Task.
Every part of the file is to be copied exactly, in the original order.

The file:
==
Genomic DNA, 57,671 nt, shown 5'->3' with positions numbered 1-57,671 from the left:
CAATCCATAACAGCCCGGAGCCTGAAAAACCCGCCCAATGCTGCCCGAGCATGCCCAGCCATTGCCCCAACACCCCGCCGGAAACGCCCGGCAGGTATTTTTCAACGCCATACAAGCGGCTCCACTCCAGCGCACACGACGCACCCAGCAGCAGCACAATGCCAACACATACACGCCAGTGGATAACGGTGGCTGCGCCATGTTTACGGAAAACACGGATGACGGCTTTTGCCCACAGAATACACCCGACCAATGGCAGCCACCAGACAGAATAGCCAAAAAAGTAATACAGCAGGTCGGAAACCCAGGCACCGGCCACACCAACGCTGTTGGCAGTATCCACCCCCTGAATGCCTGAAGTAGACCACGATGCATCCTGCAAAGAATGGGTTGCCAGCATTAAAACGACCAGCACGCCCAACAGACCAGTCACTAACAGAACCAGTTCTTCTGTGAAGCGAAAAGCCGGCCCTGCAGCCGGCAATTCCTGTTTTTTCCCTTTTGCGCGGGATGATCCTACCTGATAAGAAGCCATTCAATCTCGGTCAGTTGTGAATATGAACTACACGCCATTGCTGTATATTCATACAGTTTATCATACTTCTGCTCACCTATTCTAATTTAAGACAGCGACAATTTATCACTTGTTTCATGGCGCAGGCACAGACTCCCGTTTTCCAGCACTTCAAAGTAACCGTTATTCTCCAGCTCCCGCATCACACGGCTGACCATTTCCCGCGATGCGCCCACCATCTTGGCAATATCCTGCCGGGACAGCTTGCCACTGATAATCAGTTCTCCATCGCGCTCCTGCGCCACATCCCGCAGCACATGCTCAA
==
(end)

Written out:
Genomic DNA, 57,671 nt, shown 5'->3' with positions numbered 1-57,671 from the left:
CAATCCATAACAGCCCGGAGCCTGAAAAACCCGCCCAATGCTGCCCGAGCATGCCCAGCCATTGCCCCAACACCCCGCCGGAAACGCCCGGCAGGTATTTTTCAACGCCATACAAGCGGCTCCACTCCAGCGCACACGACGCACCCAGCAGCAGCACAATGCCAACACATACACGCCAGTGGATAACGGTGGCTGCGCCATGTTTACGGAAAACACGGATGACGGCTTTTGCCCACAGAATACACCCGACCAATGGCAGCCACCAGACAGAATAGCCAAAAAAGTAATACAGCAGGTCGGAAACCCAGGCACCGGCCACACCAACGCTGTTGGCAGTATCCACCCCCTGAATGCCTGAAGTAGACCACGATGCATCCTGCAAAGAATGGGTTGCCAGCATTAAAACGACCAGCACGCCCAACAGACCAGTCACTAACAGAACCAGTTCTTCTGTGAAGCGAAAAGCCGGCCCTGCAGCCGGCAATTCCTGTTTTTTCCCTTTTGCGCGGGATGATCCTACCTGATAAGAAGCCATTCAATCTCGGTCAGTTGTGAATATGAACTACACGCCATTGCTGTATATTCATACAGTTTATCATACTTCTGCTCACCTATTCTAATTTAAGACAGCGACAATTTATCACTTGTTTCATGGCGCAGGCACAGACTCCCGTTTTCCAGCACTTCAAAGTAACCGTTATTCTCCAGCTCCCGCATCACACGGCTGACCATTTCCCGCGATGCGCCCACCATCTTGGCAATATCCTGCCGGGACAGCTTGCCACTGATAATCAGTTCTCCATCGCGCTCCTGCGCCACATCCCGCAGCACATGCTCAA